To Commodore John Hazelwood
Whitpin—Morris’s [Pa.] 2 OClock on 2d November 1777.
Upon maturely considering the nature of the Fortress on Mud Island incomplete in such works as would secure it against Storm, and investigating what mode of defence is best adapted to its deficiency in this respect—it appears absolutely necessary to keep the Enemy at bay as much as possible and confine them to distant Combat—this can only be effected by the cooperation of the Fleet under your command or such part of it as may appear to you proper to be detached for the purpose—Nothing but the Fire of your Vessels and Galleys can prevent the Enemys making a descent upon the Island, if they are determined to effect it by such a Sacrifice as the importance of the object to them certainly deserves. I would advise therefore in case of the Enemys attempting to throw a number of men over in boats, not to suffer the attention of the Fleet to be intirely call’d off by any concerted attempt which may be made on the Chevaux de frize at the same time—but to order a sufficient number of Galleys to meet their boats and keep up a well directed fire, or board them as Circumstances may require—in a word every measure should be taken which your Skill in naval manœuvres can dictate to prevent them from getting footing on the Island. a fire of Red-hot balls thrown with judgement from a few Vessels, and the Solidity of the work itself will be a sufficient Security in the mean time to the Chevaux de frise—if the Enemy can be foiled in their Stratagem of causing a diversion to your fleet, by cannonading from their Ships, and making preparations to clear the Chevaux de frise—there will be but one way left them which is to attempt a landing by night, how necessary the Guardianship of the Galleys will be in such Case, must be obvious—if a sudden Assault from superior numbers, taking the advantage of weak parts, would be dreadful by day, when somethg of the Enemys designs is to be discover’d—how fatal might it be in the confusion of darkness when the Guns of the Fort could not be brought to bear. Galleys stationed between the Fort and province Island at night are the only Security which the Garrison could have in such case against a sudden Descent from the Enemy, cover’d perhaps by false Attacks and Demonstration from the Shipping.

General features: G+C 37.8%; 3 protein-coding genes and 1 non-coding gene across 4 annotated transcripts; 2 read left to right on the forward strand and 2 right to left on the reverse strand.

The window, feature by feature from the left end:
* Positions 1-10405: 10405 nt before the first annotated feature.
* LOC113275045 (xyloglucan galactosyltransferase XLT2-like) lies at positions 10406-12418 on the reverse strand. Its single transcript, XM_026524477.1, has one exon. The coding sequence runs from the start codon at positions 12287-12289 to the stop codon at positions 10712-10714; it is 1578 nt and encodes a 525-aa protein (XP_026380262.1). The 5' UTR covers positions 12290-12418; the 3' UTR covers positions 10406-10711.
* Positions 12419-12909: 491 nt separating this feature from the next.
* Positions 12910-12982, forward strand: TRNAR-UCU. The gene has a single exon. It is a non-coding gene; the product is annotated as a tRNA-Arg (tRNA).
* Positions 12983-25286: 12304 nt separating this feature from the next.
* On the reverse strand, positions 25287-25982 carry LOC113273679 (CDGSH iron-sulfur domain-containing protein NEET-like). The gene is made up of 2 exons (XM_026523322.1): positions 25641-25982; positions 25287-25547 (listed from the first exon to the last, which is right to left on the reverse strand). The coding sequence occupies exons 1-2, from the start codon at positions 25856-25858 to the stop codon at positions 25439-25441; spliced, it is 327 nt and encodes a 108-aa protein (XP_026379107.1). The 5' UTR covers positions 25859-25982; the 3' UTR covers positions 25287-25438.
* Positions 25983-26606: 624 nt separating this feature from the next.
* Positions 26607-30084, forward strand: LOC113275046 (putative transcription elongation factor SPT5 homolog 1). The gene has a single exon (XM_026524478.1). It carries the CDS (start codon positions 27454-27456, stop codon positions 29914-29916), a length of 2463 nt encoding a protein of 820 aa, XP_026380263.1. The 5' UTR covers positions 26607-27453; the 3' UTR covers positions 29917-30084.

You are the best Judge of the most proper Situation for the Galleys—however if there is no cogent Reason for keeping the whole of them on the Jersey Side, it appears to me that stationg them or part of them where they will be within distance for giving immediate Support to the Garrison on Mud Island would be turning their Service to the best account. I am Sir &c.
Df, in John Laurens’s writing, DLC:GW; Varick transcript, DLC:GW.